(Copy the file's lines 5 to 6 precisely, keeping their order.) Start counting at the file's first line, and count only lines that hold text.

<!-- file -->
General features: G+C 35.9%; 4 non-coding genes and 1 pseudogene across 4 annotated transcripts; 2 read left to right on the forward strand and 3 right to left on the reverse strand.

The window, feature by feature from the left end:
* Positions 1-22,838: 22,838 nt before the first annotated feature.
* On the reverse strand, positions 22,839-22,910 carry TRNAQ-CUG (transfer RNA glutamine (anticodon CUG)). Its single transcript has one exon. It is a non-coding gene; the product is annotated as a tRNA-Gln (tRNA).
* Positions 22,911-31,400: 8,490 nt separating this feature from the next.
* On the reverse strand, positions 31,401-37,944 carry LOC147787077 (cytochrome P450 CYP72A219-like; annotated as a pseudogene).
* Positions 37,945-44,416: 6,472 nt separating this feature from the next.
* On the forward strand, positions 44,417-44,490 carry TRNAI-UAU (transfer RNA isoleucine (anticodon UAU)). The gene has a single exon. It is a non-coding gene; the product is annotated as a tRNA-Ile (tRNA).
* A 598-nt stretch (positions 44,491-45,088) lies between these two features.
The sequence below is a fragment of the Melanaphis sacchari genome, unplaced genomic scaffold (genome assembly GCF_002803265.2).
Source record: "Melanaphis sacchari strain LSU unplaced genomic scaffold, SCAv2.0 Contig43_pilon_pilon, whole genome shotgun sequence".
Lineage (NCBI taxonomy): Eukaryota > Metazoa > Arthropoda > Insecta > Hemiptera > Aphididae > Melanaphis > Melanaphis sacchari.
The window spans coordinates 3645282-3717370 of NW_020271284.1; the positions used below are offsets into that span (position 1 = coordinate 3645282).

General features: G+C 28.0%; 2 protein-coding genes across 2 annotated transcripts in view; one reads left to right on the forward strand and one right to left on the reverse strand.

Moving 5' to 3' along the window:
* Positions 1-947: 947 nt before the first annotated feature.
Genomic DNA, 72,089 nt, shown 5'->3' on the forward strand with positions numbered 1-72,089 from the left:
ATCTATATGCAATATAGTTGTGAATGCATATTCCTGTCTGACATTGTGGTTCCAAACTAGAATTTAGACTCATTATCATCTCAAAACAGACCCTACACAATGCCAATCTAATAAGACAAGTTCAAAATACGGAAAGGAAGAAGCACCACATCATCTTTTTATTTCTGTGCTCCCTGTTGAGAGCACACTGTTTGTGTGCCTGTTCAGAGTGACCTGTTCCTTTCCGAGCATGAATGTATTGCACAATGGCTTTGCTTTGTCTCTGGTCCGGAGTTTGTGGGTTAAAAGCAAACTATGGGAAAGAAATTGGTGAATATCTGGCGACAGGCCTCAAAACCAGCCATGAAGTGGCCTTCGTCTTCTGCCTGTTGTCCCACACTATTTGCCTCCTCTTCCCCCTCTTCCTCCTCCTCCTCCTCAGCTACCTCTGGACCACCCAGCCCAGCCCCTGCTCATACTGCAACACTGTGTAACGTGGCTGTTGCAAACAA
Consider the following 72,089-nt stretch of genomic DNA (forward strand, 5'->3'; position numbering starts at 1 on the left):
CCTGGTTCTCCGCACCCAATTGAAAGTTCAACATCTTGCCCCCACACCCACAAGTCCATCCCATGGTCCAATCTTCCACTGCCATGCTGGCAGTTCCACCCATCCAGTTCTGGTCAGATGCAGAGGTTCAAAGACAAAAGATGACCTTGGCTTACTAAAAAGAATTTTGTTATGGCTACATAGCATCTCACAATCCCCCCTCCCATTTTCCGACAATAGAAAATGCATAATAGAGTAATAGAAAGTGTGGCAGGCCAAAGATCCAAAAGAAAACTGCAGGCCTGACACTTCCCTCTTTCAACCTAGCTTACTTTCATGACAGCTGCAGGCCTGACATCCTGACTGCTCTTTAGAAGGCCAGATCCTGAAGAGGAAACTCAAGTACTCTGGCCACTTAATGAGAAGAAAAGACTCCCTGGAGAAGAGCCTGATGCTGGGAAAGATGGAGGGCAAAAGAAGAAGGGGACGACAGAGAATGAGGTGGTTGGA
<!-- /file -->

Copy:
* Positions 22,911-31,400: 8,490 nt separating this feature from the next.
* On the reverse strand, positions 31,401-37,944 carry LOC147787077 (cytochrome P450 CYP72A219-like; annotated as a pseudogene).